For as long as I can remember, I have been afraid of house fires. I can recall my mother telling me as a small child to be careful, to not do this or that, because it could start a fire.

I was 9 years old, when I first decided what I would save if our home should suddenly fill with flames. I chose carefully. These were, after all, the only items I could count on having were I to lose almost everything else. My favorite skirt, my New Kids On The Block trading cards, my cards and letters from my grandfather, and my little Casio keyboard all went into a cardboard box. I added sensible clothing as padding to protect the treasures, as my plan was to drop the box from my second story bedroom window.

There, I could finally breathe. I thought about it often and updated the specifics as I saw necessary. The box remained in it’s perch, under the window sill, until the summer I was 10 and my family moved to Arizona. Arizona is a daunting distance from where your kind-eyed grandfather lives in Kennewick, WA, especially when you are 10. I somewhat melodramatically resigned myself to the fact that what I would save was no longer close, and nothing I could put in a box really mattered. I did, however, place all of my cards, letters and pictures in a “memory box” like a junior hoarder in training, and secretly planned that this was what I would grab through the smoke if needed.

Through the years, I have thought many times what I would save, if I could. What would I risk the few precious moments left of breathing in my home, to rescue.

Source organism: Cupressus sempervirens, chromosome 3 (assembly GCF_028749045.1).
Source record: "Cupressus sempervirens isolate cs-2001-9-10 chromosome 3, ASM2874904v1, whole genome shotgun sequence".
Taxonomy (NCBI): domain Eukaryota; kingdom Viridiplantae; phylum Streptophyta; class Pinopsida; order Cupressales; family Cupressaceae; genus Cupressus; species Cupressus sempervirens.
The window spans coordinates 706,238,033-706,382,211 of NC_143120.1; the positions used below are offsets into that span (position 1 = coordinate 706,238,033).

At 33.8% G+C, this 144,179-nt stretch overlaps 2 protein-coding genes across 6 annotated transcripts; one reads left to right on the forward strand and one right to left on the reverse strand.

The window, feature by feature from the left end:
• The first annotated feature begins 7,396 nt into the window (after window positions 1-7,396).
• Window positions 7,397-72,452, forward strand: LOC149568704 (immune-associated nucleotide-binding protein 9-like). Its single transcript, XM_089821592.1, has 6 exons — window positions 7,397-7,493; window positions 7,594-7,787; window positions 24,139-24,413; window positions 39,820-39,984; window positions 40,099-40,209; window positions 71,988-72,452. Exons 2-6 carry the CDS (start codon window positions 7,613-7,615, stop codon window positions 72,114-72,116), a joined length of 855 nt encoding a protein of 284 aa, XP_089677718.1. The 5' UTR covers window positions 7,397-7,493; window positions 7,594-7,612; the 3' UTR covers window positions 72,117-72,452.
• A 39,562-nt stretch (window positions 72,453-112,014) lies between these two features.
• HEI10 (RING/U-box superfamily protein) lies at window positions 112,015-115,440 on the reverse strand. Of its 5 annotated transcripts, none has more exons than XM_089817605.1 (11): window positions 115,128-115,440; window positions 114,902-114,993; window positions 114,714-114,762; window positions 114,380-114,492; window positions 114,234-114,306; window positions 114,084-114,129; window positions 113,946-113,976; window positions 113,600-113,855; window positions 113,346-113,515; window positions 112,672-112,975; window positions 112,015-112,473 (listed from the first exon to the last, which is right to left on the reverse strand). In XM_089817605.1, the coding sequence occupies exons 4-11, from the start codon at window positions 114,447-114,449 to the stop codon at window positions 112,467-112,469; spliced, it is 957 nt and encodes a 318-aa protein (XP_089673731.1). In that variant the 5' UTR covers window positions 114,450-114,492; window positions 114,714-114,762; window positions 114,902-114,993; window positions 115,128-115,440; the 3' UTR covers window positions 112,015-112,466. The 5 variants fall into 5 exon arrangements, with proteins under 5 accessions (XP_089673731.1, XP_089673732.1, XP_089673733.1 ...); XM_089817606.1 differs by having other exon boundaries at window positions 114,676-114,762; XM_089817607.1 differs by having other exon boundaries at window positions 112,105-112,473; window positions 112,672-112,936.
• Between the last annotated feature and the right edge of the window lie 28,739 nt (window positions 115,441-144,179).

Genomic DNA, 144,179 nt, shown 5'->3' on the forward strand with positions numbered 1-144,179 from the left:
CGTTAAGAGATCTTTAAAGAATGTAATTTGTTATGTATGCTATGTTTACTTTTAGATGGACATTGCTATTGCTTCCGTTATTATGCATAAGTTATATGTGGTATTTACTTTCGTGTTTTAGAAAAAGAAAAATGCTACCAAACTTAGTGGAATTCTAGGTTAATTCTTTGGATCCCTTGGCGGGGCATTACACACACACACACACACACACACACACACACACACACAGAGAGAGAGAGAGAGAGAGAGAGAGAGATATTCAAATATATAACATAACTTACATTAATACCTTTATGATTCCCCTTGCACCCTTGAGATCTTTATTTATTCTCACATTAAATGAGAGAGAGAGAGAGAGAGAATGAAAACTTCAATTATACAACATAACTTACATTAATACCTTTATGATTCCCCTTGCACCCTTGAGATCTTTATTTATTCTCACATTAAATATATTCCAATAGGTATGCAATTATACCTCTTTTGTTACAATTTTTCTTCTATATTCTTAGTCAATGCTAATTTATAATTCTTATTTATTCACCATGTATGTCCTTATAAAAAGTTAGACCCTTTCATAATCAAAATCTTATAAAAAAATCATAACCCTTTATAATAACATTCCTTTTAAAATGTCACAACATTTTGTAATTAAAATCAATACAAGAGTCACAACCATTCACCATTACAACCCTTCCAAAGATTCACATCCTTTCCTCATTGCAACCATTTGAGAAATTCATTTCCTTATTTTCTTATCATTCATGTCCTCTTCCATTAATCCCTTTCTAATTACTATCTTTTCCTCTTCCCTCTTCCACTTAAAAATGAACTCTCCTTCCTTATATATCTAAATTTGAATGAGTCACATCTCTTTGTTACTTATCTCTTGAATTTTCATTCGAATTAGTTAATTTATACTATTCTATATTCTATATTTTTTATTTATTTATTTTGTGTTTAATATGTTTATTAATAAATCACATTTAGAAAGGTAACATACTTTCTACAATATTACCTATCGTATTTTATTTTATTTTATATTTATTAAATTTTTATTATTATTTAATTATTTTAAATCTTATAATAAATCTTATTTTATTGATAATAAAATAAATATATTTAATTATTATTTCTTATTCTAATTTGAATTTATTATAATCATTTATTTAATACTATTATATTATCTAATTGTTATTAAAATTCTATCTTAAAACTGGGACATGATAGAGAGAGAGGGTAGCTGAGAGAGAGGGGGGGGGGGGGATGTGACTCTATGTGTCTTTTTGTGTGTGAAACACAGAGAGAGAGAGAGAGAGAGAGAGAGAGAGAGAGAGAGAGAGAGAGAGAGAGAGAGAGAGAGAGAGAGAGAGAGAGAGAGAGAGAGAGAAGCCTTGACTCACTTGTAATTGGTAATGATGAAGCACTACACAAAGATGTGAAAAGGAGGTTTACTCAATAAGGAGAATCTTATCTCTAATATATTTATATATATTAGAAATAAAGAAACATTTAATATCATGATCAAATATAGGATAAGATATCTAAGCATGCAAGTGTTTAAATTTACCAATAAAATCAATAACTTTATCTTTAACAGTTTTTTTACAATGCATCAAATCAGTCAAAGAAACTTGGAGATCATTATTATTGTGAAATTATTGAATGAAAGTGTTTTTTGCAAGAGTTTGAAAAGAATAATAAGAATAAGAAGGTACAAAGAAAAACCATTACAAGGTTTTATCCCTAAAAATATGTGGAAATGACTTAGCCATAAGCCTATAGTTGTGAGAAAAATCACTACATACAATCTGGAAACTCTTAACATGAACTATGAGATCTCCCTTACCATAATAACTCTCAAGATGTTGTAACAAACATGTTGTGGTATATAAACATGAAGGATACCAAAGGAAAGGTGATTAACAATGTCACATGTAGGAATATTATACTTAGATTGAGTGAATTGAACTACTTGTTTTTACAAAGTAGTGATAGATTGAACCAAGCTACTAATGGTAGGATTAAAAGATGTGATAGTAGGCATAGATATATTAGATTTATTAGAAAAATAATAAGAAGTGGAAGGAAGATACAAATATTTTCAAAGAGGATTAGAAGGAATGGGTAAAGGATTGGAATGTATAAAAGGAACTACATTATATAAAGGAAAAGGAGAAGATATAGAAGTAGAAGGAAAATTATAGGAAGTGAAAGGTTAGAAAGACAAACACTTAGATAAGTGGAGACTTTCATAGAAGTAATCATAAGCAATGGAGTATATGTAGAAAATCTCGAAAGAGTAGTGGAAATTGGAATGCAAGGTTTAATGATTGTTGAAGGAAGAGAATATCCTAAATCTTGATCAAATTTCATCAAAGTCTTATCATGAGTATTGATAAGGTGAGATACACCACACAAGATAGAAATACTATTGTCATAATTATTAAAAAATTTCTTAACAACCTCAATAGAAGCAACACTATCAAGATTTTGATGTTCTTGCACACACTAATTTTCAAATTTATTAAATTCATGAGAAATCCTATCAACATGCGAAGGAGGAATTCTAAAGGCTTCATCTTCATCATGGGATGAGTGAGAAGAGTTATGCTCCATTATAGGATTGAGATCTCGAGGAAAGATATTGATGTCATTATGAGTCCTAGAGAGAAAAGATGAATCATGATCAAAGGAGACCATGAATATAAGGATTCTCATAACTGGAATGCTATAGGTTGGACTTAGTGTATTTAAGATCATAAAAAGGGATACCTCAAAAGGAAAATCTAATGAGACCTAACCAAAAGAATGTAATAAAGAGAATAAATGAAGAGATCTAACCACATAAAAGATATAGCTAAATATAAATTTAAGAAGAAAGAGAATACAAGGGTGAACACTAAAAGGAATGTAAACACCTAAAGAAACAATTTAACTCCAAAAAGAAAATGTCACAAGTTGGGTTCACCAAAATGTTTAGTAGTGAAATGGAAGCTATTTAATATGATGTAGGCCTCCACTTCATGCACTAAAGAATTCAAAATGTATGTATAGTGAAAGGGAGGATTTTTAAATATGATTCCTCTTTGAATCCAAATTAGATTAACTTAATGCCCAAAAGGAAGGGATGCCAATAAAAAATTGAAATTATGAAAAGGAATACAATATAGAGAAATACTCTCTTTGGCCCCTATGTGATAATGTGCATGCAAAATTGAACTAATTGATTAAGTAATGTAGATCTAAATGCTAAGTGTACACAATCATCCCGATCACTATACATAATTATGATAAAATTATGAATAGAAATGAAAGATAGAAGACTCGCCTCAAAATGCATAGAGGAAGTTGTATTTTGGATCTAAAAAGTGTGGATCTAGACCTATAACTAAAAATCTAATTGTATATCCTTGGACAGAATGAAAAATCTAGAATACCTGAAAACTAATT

Now that I am a Mommy, there is no question where my priorities rest. Only which child goes in which set of adult arms, as we race down the stairs and into the front yard. Still, old habits are hard to kill, and I sometimes find myself thinking about what else, hypothetically, I would reach for. And for the record, other people think about this too, I submit the movie Leap Year as evidence #1.

Would I grab my cards and letters still? Or pictures, paintings, and the notebooks I have written all my poems and secrets on the lined pages of? No. I mean, I would like to have those, very much. But when I think of my family being reduced to such circumstances in an instant, I can only stomach the thought of grasping for things that will bring my babies comfort. Favorite stuffed animals and blankets. But even these would have to wait until all five of my children were completely safe, and I probably would not have it in me to leave them to go back for any thing.